Racism in criminal justice system
“When you connect voting to a racist criminal justice system, then you infuse that racism from the criminal justice system into the political process,” Haygood said.
Several panelists at the conference pointed to proposed cannabis legalization in New Jersey as something that could help level the economic playing field for African-Americans, as well as reduce the impetus for crime.
“We are trying to define success related to legalization on the racial and social justice issues around economic development,” said Bill Caruso, an attorney and lobbyist with New Jersey United for Marijuana Reform, referring to the potential expungement of minor marijuana charges if cannabis is legalized or decriminalized, which would remove a barrier to business ownership. “This 94 percent that you’ve spoken about will be an integral part of going to the Legislature and demanding real racial and social justice reform.”
“Cannabis legalization is a piece of the puzzle of reforming our entire criminal justice system,” said Dianna Houenou, policy counsel for the American Civil Liberties Union of New Jersey. “And you cannot take racial justice out of this fight.”
Both clergy and businesspeople spoke out in favor of cannabis legalization.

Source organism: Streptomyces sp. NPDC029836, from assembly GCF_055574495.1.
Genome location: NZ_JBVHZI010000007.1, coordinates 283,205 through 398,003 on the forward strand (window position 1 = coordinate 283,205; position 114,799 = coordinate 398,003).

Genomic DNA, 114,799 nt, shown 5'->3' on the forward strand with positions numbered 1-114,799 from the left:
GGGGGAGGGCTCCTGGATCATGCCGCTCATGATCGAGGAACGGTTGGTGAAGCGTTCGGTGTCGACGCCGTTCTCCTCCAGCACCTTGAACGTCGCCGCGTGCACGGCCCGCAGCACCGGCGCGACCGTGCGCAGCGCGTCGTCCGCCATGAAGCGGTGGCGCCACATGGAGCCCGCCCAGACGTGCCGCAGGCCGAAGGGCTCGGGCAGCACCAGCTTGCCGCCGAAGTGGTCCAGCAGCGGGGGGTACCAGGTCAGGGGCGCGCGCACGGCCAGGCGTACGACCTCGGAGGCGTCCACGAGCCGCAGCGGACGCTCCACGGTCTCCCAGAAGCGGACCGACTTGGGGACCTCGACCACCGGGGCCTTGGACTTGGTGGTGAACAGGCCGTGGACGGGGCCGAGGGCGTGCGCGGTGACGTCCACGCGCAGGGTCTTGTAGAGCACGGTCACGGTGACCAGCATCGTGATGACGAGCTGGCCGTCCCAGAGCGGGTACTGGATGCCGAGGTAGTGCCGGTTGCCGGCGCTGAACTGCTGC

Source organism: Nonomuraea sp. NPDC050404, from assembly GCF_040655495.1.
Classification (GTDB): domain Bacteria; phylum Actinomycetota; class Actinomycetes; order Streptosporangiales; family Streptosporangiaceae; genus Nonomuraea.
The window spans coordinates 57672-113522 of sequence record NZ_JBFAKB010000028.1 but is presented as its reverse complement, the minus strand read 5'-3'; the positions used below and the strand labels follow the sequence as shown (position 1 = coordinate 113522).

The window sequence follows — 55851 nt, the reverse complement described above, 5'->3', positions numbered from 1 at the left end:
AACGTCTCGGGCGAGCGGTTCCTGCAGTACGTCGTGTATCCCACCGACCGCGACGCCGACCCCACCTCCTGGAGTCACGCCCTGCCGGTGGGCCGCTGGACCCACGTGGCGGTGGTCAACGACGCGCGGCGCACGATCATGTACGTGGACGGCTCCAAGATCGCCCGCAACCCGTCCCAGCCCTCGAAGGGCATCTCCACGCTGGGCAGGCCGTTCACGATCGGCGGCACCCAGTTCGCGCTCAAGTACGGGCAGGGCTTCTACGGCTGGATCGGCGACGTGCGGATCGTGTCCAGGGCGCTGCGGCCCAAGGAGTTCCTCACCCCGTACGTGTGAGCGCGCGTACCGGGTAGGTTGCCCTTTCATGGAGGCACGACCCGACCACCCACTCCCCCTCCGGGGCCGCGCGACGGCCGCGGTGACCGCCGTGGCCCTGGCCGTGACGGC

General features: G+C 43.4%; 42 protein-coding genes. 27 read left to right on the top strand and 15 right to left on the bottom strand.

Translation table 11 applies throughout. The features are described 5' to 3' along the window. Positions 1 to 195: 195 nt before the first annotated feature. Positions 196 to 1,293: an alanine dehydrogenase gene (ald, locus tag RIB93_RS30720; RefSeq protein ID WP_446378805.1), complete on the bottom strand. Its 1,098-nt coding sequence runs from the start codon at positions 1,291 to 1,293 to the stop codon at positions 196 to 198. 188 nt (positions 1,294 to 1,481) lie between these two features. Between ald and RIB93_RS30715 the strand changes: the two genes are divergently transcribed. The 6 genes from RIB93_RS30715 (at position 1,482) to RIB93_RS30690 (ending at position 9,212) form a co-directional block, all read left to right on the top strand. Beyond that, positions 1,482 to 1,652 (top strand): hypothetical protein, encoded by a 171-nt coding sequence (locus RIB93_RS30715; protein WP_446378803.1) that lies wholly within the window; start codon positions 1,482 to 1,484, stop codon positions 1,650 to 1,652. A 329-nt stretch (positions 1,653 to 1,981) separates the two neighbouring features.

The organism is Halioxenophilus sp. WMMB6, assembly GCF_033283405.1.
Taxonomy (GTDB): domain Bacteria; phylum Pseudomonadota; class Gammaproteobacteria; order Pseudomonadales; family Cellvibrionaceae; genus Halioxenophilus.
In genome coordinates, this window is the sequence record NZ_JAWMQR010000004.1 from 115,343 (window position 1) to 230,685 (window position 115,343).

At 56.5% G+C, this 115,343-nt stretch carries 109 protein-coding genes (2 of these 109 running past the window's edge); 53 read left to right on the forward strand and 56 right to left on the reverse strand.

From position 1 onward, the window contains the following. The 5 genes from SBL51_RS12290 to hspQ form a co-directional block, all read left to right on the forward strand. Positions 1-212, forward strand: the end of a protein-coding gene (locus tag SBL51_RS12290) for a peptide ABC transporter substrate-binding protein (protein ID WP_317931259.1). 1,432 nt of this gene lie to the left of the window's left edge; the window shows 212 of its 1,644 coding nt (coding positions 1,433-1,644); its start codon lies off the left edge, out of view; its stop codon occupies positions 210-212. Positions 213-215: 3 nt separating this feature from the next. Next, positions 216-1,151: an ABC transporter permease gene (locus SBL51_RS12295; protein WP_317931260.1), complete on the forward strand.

‘That 94 percent has got to mean something’
“The only reason that our legislators are even considering this right now, the governor included, is because there is money to be made,” said the Rev. Dr. Charles F. Boyer, pastor of Bethel African Methodist Episcopal Church in Woodbury and the executive director of Salvation and Social Justice, a nonprofit advocacy organization. “And if there is money to be made, then the revenue sure as hell better repair the damage that was done through prohibition.”
“You can’t have social justice without economic justice. We have an opportunity to act on our own to amalgamate our capital, fund these businesses and create these jobs,” said La’Quay Laun’Juel, president and managing partner of Obsidian Elite Investment Association, decrying the state’s racial net-worth gap as he advocated greater minority involvement in the state’s coming cannabis industry. “Someone asked me if I think that 94 percent check with Murphy is going to cash. I think his stock is going down based on what I’m seeing.”
Haygood is looking forward to a Rally for the 94 Percent that his organization, among others, is holding on October 27 at Mount Calvary Missionary Baptist Church in Newark. The goal of the rally is to refocus efforts on erasing racial income inequality, restoring the right to vote of New Jerseyans with criminal convictions, and creating a youth justice commission with a mandate to create and oversee a comprehensive youth justice plan.
Elections do have consequences. Haygood and others at this year’s annual New Jersey NAACP convention want to make sure that those consequences go both ways.
“Governor Murphy as often as he could when he was campaigning talked about how he served on the national board of the NAACP. People tell me, ‘You all know that the governor is progressive. Just trust the process,’” Haygood said. “Here’s the thing — we’re black people in America. Very rarely do processes work for us. Unless you push him, it’s going to be the status quo. That 94 percent has got to mean something.”